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General Information on Toy Casting Molds

If you are reading this and know about toy casting molds, your probably over 50.

Casting molds and kits were introduced into the United States from Germany during the early 1900s. Most of these molds can be traced to Grubner Schneider. Several American companies imported the molds and sold them under their names (e.g. Henry Schiercke and Eric P.Schalk). S. Sachs was one of the first companies to market molds made in America, although he sold some of the German molds as well. Many of the early companies blatently copied each others designs in addition to buying molds and selling them as their own. The "lineage" of some of the early American made molds is clouded by the break up of Junior Caster (The five Rapaport Bros.). Some of the brothers later produced the same molds under new company names.

A significant decline in this hobby came during WWII, partly due to the scapping and melting down of the master molds. The lack of metal and other war distractions brought this hobby to an all time low. This was followed by the concerns about lead poisoning in children and product liability (e.g. hot lead).

Although hurt, the hobby was not mortally wounded and some of the original master molds survived and are still in production. There appears to be a resurgence of interest in the hobby and new molds (most being silicon rubber) have been produced in the last few years.

A gentleman by the name of Ed Poole has written a number of excellent articles about the hobby for Old Toy Soldier News. He has also written a very good history that appears in Obrien's Collecting Old Toy Soldiers.

If you have molds or have questions, please leave a message at the Send Comments/Messagespage.

My personal experience

My first encounter with this hobby came over 45 years ago when an Uncle delivered a wooden box with about half a dozen molds and a Gilbert Kaster Kit. I think my dad had more fun the first few years than I did (something about not using them without his supervision). I did, however, get to play with the results. It wasn't too many years later when I could get out the molds and make my own toys. We were still heating with coal at the time and the little stove for hot water was perfect. My best friend and I would set these soldiers up outside, hiding them behind "fortications" (rocks and blocks of wood). We would then take turns "firing" lumps of dirt ("dirt bombs") at the enemy until one or the others complete army was "dead" (down). I think there may have been a time or two when, in the heat of battle, a dirt bomb may have been "accidentily" thrown at the opposing Commander. What fun!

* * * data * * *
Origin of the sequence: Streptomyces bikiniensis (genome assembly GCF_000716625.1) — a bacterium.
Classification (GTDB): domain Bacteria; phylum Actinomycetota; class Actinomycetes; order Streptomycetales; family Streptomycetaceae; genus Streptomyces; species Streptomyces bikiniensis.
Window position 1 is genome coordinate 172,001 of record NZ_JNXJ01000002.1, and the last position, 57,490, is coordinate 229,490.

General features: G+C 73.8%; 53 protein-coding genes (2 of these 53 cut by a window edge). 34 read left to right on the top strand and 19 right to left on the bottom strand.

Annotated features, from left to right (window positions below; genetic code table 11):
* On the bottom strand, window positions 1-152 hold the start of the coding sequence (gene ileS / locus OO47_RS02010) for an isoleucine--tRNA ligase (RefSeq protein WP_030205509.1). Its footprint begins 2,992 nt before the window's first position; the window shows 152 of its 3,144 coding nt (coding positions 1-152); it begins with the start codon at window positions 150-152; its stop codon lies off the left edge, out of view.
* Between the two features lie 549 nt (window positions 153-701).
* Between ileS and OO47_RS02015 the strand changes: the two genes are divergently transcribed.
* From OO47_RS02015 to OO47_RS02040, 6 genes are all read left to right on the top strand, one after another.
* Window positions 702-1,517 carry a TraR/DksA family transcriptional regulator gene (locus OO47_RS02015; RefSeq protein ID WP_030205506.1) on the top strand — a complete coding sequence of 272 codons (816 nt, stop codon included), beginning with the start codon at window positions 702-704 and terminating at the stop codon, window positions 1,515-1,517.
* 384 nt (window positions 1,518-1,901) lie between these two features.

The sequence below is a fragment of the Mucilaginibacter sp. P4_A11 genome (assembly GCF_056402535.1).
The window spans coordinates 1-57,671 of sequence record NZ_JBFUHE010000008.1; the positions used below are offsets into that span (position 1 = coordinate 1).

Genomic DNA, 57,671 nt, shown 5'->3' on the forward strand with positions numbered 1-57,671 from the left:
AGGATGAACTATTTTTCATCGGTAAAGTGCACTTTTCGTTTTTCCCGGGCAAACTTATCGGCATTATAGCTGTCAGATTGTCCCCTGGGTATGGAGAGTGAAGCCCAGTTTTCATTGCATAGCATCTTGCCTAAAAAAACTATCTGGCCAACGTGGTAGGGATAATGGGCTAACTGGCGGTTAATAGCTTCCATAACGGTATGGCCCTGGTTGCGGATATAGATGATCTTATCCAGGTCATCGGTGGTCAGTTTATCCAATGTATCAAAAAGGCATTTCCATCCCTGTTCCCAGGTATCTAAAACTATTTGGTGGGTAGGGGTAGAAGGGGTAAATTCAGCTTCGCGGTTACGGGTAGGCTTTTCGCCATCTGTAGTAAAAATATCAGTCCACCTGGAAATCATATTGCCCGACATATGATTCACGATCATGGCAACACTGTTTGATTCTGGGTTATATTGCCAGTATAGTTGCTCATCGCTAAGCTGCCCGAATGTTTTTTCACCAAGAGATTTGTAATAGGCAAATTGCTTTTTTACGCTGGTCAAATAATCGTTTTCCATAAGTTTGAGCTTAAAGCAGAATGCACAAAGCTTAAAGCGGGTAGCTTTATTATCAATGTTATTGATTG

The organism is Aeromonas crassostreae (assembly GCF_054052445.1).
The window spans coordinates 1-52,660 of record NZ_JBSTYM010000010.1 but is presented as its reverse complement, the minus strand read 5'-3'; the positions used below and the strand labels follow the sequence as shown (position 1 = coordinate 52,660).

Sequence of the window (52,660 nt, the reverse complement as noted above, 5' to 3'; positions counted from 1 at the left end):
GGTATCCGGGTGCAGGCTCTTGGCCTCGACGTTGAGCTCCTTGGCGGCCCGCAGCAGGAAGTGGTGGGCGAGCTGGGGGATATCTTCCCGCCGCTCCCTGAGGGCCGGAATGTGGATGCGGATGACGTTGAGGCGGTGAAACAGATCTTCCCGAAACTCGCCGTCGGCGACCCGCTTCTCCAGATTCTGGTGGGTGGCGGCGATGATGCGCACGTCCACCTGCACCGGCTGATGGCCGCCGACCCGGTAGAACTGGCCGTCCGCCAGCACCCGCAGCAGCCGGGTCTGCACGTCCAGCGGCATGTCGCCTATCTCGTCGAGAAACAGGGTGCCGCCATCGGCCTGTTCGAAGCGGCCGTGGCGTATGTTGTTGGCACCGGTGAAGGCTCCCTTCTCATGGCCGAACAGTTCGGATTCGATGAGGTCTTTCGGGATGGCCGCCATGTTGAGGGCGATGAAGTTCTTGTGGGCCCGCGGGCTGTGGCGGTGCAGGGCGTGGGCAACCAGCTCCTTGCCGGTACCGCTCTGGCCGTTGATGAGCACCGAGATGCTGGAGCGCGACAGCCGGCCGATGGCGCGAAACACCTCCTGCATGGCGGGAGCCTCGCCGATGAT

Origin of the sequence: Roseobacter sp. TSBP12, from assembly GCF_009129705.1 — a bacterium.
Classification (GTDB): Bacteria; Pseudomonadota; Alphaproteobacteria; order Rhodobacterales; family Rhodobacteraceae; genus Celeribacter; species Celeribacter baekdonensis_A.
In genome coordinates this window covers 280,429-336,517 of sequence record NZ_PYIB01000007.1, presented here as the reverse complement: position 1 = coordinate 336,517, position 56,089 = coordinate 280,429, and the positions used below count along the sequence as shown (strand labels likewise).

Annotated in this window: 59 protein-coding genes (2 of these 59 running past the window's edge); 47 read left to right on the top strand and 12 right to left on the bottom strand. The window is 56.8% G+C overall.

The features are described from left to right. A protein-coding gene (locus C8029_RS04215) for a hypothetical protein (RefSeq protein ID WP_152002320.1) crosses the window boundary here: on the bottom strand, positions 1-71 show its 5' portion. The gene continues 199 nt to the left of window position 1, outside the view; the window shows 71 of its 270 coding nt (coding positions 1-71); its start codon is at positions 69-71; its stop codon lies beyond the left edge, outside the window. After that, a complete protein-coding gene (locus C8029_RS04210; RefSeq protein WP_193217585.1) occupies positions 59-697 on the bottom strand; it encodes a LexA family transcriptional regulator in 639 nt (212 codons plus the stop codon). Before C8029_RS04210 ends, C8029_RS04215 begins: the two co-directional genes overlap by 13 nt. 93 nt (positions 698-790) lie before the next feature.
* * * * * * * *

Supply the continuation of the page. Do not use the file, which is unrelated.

An interesting conversation took place a few months back concerning the joys of pouring melted lead into molds and the magic of opening the molds to see the figures emerge. My comment was that if everything they said about lead poisoning was true, my brain should be "mush" by now. His reply was that the joy of casting hot lead was well worth a few points off one's IQ. I couldn't agree with him more.

Luckily I saved these molds through several moves, but did little with them until about 1987. At that time I came across some molds at a flea market and my interest was revived. I began contacting other collectors and purchasing molds and even entire collections. I now consider my collection respectable.

During this time, I have received much advice and invaluable information, much of which is available at this site. Please feel free to contact me by using the Send Comments/Messages page.

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